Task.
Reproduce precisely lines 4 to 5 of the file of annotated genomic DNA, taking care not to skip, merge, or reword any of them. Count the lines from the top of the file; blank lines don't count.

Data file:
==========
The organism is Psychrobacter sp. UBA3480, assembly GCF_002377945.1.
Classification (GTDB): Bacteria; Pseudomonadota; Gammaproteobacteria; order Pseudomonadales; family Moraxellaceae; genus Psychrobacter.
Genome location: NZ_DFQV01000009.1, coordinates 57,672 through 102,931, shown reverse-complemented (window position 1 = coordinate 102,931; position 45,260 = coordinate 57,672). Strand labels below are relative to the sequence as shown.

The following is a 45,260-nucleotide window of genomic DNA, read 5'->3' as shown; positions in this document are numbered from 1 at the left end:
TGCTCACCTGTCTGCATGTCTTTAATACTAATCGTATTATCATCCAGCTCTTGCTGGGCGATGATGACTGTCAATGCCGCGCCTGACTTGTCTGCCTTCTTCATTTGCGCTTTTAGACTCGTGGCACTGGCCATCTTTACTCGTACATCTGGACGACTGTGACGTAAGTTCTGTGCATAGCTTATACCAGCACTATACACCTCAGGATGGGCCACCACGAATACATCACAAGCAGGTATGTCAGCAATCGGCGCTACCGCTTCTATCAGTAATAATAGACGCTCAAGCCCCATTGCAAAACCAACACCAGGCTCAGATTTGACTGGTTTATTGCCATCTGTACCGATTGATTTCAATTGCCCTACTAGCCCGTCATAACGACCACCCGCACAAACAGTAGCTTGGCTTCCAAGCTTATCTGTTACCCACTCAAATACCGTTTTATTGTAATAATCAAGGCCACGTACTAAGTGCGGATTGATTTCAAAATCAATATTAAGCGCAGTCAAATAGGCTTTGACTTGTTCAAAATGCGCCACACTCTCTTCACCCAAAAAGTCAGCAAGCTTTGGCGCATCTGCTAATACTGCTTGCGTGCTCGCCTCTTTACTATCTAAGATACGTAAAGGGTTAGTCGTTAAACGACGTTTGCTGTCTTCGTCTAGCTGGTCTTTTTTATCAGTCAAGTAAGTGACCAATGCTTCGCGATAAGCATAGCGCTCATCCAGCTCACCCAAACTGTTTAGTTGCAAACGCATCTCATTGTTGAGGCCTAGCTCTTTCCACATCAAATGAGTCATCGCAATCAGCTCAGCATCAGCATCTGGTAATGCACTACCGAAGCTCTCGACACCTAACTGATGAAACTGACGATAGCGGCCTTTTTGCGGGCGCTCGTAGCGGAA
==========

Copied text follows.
The following is a 45,260-nucleotide window of genomic DNA, read 5'->3' as shown; positions in this document are numbered from 1 at the left end:
TGCTCACCTGTCTGCATGTCTTTAATACTAATCGTATTATCATCCAGCTCTTGCTGGGCGATGATGACTGTCAATGCCGCGCCTGACTTGTCTGCCTTCTTCATTTGCGCTTTTAGACTCGTGGCACTGGCCATCTTTACTCGTACATCTGGACGACTGTGACGTAAGTTCTGTGCATAGCTTATACCAGCACTATACACCTCAGGATGGGCCACCACGAATACATCACAAGCAGGTATGTCAGCAATCGGCGCTACCGCTTCTATCAGTAATAATAGACGCTCAAGCCCCATTGCAAAACCAACACCAGGCTCAGATTTGACTGGTTTATTGCCATCTGTACCGATTGATTTCAATTGCCCTACTAGCCCGTCATAACGACCACCCGCACAAACAGTAGCTTGGCTTCCAAGCTTATCTGTTACCCACTCAAATACCGTTTTATTGTAATAATCAAGGCCACGTACTAAGTGCGGATTGATTTCAAAATCAATATTAAGCGCAGTCAAATAGGCTTTGACTTGTTCAAAATGCGCCACACTCTCTTCACCCAAAAAGTCAGCAAGCTTTGGCGCATCTGCTAATACTGCTTGCGTGCTCGCCTCTTTACTATCTAAGATACGTAAAGGGTTAGTCGTTAAACGACGTTTGCTGTCTTCGTCTAGCTGGTCTTTTTTATCAGTCAAGTAAGTGACCAATGCTTCGCGATAAGCATAGCGCTCATCCAGCTCACCCAAACTGTTTAGTTGCAAACGCATCTCATTGTTGAGGCCTAGCTCTTTCCACATCAAATGAGTCATCGCAATCAGCTCAGCATCAGCATCTGGTAATGCACTACCGAAGCTCTCGACACCTAACTGATGAAACTGACGATAGCGGCCTTTTTGCGGGCGCTCGTAGCGGAA